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The road near the north eastern corner of the Shahi Matbakh enters through an arch in the enclosure of the Royal Bathing place. The building was used as the Civil Court till early nineteenth century, but again with the efforts by Ghulam Yazdani was handed over to the ASI. The round pillars that you see are added during the occupation by the Civil Court.
Behind the corridor is a double hall with 5 bays in each half. The divisions are arranged by arches, which again is a typical feature of the Bahmani constructions. The middle part of the building was apparently used as a waiting hall. The intermediate hall is the dressing place which consists of three apartments. The original roof fell down in late eighteenth century and was reconstructed. Beyond this was a single domed chamber. The dadoes of this chamber is said to have once adorned with tiles, but now only the stone margins indicating the outlines of the tiles are to be seen.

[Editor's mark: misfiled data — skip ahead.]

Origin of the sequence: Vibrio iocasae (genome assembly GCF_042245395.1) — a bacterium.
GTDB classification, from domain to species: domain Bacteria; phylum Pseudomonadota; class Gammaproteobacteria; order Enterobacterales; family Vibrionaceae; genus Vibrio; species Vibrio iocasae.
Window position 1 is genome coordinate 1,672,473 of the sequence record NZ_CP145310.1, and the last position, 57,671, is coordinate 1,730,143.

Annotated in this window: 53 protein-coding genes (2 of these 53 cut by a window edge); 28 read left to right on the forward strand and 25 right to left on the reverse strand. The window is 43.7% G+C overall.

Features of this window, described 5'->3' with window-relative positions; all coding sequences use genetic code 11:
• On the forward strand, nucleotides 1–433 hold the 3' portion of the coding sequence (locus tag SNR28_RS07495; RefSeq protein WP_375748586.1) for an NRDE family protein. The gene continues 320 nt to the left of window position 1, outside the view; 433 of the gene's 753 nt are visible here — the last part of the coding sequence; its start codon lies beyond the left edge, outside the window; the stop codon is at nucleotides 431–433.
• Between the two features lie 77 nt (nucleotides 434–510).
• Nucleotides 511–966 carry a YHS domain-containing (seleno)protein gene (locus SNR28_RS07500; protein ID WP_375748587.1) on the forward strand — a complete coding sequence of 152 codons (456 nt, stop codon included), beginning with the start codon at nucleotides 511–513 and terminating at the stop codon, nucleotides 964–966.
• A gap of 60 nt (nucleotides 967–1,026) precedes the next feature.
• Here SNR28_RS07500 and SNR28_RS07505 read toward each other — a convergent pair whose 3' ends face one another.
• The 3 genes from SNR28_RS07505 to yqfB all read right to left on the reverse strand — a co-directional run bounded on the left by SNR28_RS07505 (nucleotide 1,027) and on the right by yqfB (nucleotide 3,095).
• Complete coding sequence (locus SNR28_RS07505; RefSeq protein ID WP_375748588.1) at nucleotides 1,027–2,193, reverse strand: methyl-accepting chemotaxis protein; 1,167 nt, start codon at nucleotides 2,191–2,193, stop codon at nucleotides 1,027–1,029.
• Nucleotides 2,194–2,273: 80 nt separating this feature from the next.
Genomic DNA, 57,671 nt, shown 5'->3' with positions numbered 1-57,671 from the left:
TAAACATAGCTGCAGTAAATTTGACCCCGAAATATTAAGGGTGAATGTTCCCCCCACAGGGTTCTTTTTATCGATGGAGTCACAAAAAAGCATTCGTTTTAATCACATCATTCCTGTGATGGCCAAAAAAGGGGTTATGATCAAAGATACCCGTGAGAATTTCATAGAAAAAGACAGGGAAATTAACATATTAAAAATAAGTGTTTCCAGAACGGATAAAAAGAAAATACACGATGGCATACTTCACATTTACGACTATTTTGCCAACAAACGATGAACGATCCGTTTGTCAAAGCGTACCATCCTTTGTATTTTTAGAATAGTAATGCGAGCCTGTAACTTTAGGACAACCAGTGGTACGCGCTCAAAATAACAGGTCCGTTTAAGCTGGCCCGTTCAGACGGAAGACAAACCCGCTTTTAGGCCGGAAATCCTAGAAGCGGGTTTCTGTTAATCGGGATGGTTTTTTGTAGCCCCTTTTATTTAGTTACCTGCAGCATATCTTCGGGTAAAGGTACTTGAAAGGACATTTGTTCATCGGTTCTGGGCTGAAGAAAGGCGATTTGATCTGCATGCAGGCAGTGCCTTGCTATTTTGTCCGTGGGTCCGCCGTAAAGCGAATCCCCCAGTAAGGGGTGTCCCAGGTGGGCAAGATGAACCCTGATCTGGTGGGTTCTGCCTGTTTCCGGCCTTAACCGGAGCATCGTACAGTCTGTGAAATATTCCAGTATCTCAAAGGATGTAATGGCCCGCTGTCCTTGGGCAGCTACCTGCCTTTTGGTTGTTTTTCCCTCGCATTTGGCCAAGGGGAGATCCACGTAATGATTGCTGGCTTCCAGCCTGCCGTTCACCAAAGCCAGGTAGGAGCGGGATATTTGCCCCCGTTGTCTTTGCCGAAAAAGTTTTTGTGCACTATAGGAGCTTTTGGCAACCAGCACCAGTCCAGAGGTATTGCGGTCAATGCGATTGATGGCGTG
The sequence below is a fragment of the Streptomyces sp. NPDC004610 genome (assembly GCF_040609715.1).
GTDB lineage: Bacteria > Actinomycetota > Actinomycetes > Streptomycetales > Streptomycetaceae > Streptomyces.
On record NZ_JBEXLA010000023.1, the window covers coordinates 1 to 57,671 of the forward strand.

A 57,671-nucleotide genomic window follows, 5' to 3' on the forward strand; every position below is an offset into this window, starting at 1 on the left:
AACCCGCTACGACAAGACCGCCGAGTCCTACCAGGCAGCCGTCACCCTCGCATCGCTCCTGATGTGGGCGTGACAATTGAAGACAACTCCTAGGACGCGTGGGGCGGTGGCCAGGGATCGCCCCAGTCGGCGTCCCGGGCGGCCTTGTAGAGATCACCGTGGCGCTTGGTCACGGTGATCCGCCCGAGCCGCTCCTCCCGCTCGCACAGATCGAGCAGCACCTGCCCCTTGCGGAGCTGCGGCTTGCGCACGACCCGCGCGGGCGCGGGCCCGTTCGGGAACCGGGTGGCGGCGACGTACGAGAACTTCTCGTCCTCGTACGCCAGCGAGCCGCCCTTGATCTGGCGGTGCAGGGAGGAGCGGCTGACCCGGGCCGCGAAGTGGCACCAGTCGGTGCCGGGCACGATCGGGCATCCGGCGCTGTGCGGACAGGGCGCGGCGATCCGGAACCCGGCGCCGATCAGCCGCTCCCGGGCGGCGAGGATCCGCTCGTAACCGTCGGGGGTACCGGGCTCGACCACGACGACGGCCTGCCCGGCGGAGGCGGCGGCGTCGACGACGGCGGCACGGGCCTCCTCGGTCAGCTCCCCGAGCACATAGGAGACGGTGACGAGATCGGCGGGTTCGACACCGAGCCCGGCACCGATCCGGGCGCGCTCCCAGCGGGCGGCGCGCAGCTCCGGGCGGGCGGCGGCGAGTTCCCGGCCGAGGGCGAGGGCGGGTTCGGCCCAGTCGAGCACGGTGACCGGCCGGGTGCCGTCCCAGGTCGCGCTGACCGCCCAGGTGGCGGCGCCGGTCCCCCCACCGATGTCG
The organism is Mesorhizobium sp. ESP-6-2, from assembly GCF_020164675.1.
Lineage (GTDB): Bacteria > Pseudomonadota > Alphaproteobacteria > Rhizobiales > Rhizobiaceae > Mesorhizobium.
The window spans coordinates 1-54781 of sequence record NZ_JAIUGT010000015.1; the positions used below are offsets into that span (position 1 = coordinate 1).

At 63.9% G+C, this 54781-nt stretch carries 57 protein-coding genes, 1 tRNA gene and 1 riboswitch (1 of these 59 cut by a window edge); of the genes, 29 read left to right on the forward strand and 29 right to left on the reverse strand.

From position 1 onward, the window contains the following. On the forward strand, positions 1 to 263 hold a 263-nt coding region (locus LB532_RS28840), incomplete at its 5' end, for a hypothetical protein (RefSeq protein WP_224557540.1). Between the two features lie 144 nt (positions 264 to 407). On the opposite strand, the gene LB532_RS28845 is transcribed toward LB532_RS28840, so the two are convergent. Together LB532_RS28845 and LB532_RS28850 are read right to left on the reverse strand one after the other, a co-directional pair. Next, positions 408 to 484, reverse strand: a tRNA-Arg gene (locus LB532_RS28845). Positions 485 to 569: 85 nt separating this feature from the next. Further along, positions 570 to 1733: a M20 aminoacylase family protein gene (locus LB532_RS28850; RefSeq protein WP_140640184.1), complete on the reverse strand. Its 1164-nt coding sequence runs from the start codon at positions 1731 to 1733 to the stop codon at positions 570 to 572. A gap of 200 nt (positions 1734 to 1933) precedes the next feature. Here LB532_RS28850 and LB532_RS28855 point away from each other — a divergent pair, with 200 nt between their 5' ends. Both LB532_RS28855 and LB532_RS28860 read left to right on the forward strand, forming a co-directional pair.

It is said that the plan of the innermost hall consists of a middle apartment which is broad enough to for accommodations of the bathing assistants, who filled the cold and hot tanks continuously. There are other retiring rooms which were also used for other social purposes. The ceiling of these rooms was vaulted, being divided into compartments. The exterior of the building is conspicuous, perhaps owing to the alterations done. On the roof was originally a parapet representing overlapping arches. As this design is generally of the Baridi style, it can be assumed that the Hammam was constructed either in the later Bahmani or the Baridi time. Portions of this parapet still exist in some places.